The momentum is clear. People want to play VR games and they're largely choosing Meta over everyone else.

Not all competition is the same

HTC Vive XR Elite headset with controllers

(Image credit: HTC)

Meta's unique position is one that will continue over the next year for several reasons. First off, is the price. The only company that can compete at the same price is Pico, a company owned by ByteDance of TikTok fame.

Michael Hicks and I interviewed Leland Hedges, General Manager, EMEA at Pico back in December. While the interview was full of fascinating tidbits, one particular fact stood out to me: Pico's biggest market right now is Germany, a country that banned the sale of Oculus headsets years ago because of its ties to Facebook.

The Pico 4 is the only major standalone VR headset that's actually affordable. HTC's Vive Focus 3 is an incredible product but costs €1,000 Euros more than the Pico 4, making the Pico 4 an obvious choice for consumers.

Pico's biggest market right now is Germany, a country that banned the sale of Oculus headsets years ago because of its ties to Facebook.

But Pico can't (and won't) tell us when it'll attempt a U.S. launch. No one at the company will say it out loud but to me, the reason is incredibly obvious. Pico is owned by ByteDance, the same Chinese company that owns TikTok and has faced increased scrutiny (opens in new tab) from American and European governments over the years.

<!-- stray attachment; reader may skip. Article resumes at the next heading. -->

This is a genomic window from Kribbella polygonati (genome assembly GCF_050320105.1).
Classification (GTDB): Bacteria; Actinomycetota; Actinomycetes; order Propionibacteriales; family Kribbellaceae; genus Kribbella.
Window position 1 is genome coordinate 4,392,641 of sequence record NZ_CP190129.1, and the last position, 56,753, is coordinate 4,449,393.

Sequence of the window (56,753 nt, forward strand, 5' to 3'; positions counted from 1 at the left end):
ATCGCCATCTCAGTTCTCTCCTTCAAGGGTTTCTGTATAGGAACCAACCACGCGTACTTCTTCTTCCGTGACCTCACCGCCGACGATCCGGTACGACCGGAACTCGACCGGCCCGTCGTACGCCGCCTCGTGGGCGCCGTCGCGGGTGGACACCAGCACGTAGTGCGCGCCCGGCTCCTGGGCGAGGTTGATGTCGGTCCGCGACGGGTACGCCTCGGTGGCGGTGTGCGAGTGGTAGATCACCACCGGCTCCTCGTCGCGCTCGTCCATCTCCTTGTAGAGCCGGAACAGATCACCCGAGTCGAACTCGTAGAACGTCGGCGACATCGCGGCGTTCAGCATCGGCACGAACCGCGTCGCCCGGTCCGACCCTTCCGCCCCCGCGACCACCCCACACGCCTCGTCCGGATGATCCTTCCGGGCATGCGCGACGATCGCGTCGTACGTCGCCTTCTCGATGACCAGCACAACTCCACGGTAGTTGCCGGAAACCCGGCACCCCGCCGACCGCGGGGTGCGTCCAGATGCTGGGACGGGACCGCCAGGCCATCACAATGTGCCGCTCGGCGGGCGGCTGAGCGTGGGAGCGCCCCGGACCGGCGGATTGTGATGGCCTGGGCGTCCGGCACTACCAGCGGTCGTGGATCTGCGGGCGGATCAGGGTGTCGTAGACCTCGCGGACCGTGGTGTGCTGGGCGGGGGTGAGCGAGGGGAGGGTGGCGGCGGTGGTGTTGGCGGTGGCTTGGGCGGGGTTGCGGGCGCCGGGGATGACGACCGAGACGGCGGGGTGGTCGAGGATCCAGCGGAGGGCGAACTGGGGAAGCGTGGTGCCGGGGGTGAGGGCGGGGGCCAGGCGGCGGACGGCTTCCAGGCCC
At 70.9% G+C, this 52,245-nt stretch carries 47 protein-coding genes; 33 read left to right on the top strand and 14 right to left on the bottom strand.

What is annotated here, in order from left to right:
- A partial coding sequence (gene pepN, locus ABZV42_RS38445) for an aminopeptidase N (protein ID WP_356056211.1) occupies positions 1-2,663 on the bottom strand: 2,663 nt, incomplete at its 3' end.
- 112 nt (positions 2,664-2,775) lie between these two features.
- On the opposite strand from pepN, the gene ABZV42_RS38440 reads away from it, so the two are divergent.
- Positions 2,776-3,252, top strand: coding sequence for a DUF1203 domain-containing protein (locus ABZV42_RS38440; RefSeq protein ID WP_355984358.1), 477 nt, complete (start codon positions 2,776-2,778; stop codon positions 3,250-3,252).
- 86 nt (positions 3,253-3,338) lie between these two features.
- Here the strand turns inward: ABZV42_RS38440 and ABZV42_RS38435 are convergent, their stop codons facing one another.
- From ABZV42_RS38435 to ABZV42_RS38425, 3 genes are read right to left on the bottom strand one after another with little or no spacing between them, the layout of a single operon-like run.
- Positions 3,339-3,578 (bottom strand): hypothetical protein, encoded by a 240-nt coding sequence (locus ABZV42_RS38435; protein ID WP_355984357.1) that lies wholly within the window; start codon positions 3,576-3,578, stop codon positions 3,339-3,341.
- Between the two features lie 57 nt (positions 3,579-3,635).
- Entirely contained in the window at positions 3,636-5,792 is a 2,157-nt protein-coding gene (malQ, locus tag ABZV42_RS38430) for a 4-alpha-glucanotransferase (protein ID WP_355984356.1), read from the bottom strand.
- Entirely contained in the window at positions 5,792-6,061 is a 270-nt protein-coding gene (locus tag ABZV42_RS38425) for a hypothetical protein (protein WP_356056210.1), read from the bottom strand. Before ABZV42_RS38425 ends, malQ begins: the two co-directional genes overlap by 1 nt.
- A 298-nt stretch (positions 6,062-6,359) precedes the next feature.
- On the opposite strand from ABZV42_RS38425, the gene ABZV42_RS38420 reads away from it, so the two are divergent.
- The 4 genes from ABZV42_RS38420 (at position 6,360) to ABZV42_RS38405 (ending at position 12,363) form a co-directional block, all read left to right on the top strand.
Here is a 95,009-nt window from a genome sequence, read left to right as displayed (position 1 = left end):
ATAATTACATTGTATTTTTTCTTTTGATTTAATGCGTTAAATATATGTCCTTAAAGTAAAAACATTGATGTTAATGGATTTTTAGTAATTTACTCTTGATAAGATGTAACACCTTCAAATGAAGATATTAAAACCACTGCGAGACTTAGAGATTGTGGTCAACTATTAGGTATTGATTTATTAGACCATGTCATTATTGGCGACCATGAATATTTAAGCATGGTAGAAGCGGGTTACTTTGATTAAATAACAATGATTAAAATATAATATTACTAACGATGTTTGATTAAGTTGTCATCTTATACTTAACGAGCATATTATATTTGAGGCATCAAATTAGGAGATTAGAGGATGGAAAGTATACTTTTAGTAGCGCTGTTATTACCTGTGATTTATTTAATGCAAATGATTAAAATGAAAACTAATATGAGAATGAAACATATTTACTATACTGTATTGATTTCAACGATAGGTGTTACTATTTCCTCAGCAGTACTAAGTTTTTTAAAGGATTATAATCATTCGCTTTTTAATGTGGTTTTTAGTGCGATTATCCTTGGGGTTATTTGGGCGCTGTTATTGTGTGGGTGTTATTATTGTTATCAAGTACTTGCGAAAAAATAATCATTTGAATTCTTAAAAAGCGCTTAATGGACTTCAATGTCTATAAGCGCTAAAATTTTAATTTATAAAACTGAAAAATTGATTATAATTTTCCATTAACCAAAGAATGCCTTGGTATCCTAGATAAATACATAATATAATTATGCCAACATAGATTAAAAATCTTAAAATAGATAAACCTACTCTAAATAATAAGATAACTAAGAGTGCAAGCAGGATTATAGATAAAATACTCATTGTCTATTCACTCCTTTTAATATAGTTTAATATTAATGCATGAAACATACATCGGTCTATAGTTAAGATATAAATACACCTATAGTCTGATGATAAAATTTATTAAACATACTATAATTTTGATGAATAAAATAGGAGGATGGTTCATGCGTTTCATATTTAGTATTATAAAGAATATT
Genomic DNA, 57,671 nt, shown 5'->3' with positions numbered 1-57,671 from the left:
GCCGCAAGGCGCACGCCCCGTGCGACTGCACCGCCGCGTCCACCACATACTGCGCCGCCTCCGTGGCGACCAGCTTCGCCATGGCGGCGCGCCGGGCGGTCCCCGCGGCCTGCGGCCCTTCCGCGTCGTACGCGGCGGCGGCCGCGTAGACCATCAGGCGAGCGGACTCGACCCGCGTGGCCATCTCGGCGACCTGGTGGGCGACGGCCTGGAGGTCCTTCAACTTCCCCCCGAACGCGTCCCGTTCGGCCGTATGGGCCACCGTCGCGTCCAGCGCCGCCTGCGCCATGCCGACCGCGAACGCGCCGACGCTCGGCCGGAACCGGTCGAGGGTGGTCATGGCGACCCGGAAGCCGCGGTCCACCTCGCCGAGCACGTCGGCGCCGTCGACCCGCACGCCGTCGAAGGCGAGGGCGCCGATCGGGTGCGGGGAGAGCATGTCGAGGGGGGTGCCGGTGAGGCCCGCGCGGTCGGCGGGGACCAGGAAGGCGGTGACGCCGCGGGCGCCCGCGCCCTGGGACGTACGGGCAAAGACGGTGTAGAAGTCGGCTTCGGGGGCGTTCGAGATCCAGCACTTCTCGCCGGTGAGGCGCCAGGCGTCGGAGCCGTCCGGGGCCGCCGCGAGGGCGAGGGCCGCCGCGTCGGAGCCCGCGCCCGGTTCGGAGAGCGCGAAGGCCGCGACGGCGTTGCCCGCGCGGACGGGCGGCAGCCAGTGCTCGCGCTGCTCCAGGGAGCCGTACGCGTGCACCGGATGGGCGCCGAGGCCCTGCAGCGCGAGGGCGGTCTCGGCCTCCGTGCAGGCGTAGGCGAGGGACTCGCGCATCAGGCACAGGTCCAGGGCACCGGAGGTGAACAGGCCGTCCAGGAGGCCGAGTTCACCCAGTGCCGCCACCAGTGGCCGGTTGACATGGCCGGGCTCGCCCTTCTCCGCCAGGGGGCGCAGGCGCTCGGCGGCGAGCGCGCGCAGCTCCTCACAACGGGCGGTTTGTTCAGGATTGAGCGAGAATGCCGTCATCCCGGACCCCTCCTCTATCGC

After all, no one wants to be Huawei'd (opens in new tab) and see their investments depleted when products are banned from a country.

So what about HTC? The Vive XR Elite (opens in new tab) is an incredibly promising headset that looks to fix all the problems of the Meta Quest Pro (opens in new tab) while still coming in hundreds of dollars cheaper.

It's also getting an actual consumer U.S. release for the first time ever for a Vive standalone headset, something that could catapult the company to a level of success in the U.S. it hasn't seen since the original Vive.

The problem is the price. At $1,099 it's more than double the cost of the most expensive Quest 2, and almost certainly the same amount as the upcoming Quest 3 which is rumored to launch starting at $400 this October. HTC's attempt here is incredible and it looks like a breathtaking headset, but there's no denying that price will only become more important this year as companies are increasingly laying people off (opens in new tab).

Photo of a woman working out in a living room while wearing the Pico 4 VR headset.

(Image credit: Pico)

The Vive XR Elite looks to fix all the problems of the Quest Pro, but it's still twice as expensive as the Quest 2.

So how about Sony? The PS VR2 lands in exactly one month on February 22 and it's launching alongside 30 games (opens in new tab), many of which carry high-profile names. Resident Evil, Horizon, Gran Turismo, Jurassic World, Star Wars, and The Walking Dead are all names every single gamer knows and loves.